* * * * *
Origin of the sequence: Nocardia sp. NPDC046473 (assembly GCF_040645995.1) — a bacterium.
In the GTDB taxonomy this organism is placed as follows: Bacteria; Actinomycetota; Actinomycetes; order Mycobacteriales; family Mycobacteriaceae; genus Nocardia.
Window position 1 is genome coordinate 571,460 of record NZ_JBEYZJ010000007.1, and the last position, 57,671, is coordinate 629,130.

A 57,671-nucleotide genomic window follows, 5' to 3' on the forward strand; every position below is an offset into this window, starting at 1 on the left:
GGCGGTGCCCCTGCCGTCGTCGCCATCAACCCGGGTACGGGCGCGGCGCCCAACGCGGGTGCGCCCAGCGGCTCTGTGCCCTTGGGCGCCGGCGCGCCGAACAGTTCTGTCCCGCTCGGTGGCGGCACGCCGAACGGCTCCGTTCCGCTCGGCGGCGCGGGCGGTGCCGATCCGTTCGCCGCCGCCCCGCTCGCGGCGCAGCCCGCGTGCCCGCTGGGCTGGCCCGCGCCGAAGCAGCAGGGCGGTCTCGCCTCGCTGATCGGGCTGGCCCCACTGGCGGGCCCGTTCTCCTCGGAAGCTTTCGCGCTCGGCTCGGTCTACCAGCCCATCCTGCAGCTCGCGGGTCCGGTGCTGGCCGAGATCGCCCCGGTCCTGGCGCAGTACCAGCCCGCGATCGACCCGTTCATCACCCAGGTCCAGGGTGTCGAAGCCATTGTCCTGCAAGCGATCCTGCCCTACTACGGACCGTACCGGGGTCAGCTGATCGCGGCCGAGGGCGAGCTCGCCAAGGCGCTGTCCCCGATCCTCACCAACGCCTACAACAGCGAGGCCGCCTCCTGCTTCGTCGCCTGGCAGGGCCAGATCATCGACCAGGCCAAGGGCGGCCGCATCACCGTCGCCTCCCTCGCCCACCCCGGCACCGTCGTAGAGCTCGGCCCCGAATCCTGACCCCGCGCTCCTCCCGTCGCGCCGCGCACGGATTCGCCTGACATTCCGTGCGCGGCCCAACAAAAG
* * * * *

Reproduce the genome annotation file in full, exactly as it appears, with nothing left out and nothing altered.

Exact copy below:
Origin of the sequence: Nocardia sp. NPDC046473 (assembly GCF_040645995.1) — a bacterium.
In the GTDB taxonomy this organism is placed as follows: Bacteria; Actinomycetota; Actinomycetes; order Mycobacteriales; family Mycobacteriaceae; genus Nocardia.
Window position 1 is genome coordinate 571,460 of record NZ_JBEYZJ010000007.1, and the last position, 57,671, is coordinate 629,130.

A 57,671-nucleotide genomic window follows, 5' to 3' on the forward strand; every position below is an offset into this window, starting at 1 on the left:
GGCGGTGCCCCTGCCGTCGTCGCCATCAACCCGGGTACGGGCGCGGCGCCCAACGCGGGTGCGCCCAGCGGCTCTGTGCCCTTGGGCGCCGGCGCGCCGAACAGTTCTGTCCCGCTCGGTGGCGGCACGCCGAACGGCTCCGTTCCGCTCGGCGGCGCGGGCGGTGCCGATCCGTTCGCCGCCGCCCCGCTCGCGGCGCAGCCCGCGTGCCCGCTGGGCTGGCCCGCGCCGAAGCAGCAGGGCGGTCTCGCCTCGCTGATCGGGCTGGCCCCACTGGCGGGCCCGTTCTCCTCGGAAGCTTTCGCGCTCGGCTCGGTCTACCAGCCCATCCTGCAGCTCGCGGGTCCGGTGCTGGCCGAGATCGCCCCGGTCCTGGCGCAGTACCAGCCCGCGATCGACCCGTTCATCACCCAGGTCCAGGGTGTCGAAGCCATTGTCCTGCAAGCGATCCTGCCCTACTACGGACCGTACCGGGGTCAGCTGATCGCGGCCGAGGGCGAGCTCGCCAAGGCGCTGTCCCCGATCCTCACCAACGCCTACAACAGCGAGGCCGCCTCCTGCTTCGTCGCCTGGCAGGGCCAGATCATCGACCAGGCCAAGGGCGGCCGCATCACCGTCGCCTCCCTCGCCCACCCCGGCACCGTCGTAGAGCTCGGCCCCGAATCCTGACCCCGCGCTCCTCCCGTCGCGCCGCGCACGGATTCGCCTGACATTCCGTGCGCGGCCCAACAAAAG